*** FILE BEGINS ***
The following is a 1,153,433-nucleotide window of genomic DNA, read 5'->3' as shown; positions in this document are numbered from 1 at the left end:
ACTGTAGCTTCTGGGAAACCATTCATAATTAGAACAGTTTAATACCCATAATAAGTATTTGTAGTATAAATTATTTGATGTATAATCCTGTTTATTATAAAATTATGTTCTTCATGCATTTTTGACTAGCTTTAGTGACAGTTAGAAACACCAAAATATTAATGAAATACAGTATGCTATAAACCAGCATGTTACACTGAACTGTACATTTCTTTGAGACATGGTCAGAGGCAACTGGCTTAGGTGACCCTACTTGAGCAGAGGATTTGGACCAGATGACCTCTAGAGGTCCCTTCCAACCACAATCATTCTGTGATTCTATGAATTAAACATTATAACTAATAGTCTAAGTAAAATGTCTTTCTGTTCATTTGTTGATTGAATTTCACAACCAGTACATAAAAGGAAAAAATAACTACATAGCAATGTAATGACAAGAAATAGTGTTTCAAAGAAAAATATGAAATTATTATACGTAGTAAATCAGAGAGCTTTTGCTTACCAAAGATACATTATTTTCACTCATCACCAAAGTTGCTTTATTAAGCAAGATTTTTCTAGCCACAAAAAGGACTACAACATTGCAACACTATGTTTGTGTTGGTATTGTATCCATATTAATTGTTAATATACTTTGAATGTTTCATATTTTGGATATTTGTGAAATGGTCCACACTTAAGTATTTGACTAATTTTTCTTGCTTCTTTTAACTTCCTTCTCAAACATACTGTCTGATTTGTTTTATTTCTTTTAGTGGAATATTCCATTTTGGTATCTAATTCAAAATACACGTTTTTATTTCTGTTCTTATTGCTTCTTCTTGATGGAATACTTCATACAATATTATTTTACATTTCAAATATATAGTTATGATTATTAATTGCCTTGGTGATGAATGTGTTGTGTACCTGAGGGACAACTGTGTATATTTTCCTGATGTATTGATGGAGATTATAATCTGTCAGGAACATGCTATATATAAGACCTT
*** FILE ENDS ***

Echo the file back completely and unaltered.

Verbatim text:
The following is a 1,153,433-nucleotide window of genomic DNA, read 5'->3' as shown; positions in this document are numbered from 1 at the left end:
ACTGTAGCTTCTGGGAAACCATTCATAATTAGAACAGTTTAATACCCATAATAAGTATTTGTAGTATAAATTATTTGATGTATAATCCTGTTTATTATAAAATTATGTTCTTCATGCATTTTTGACTAGCTTTAGTGACAGTTAGAAACACCAAAATATTAATGAAATACAGTATGCTATAAACCAGCATGTTACACTGAACTGTACATTTCTTTGAGACATGGTCAGAGGCAACTGGCTTAGGTGACCCTACTTGAGCAGAGGATTTGGACCAGATGACCTCTAGAGGTCCCTTCCAACCACAATCATTCTGTGATTCTATGAATTAAACATTATAACTAATAGTCTAAGTAAAATGTCTTTCTGTTCATTTGTTGATTGAATTTCACAACCAGTACATAAAAGGAAAAAATAACTACATAGCAATGTAATGACAAGAAATAGTGTTTCAAAGAAAAATATGAAATTATTATACGTAGTAAATCAGAGAGCTTTTGCTTACCAAAGATACATTATTTTCACTCATCACCAAAGTTGCTTTATTAAGCAAGATTTTTCTAGCCACAAAAAGGACTACAACATTGCAACACTATGTTTGTGTTGGTATTGTATCCATATTAATTGTTAATATACTTTGAATGTTTCATATTTTGGATATTTGTGAAATGGTCCACACTTAAGTATTTGACTAATTTTTCTTGCTTCTTTTAACTTCCTTCTCAAACATACTGTCTGATTTGTTTTATTTCTTTTAGTGGAATATTCCATTTTGGTATCTAATTCAAAATACACGTTTTTATTTCTGTTCTTATTGCTTCTTCTTGATGGAATACTTCATACAATATTATTTTACATTTCAAATATATAGTTATGATTATTAATTGCCTTGGTGATGAATGTGTTGTGTACCTGAGGGACAACTGTGTATATTTTCCTGATGTATTGATGGAGATTATAATCTGTCAGGAACATGCTATATATAAGACCTT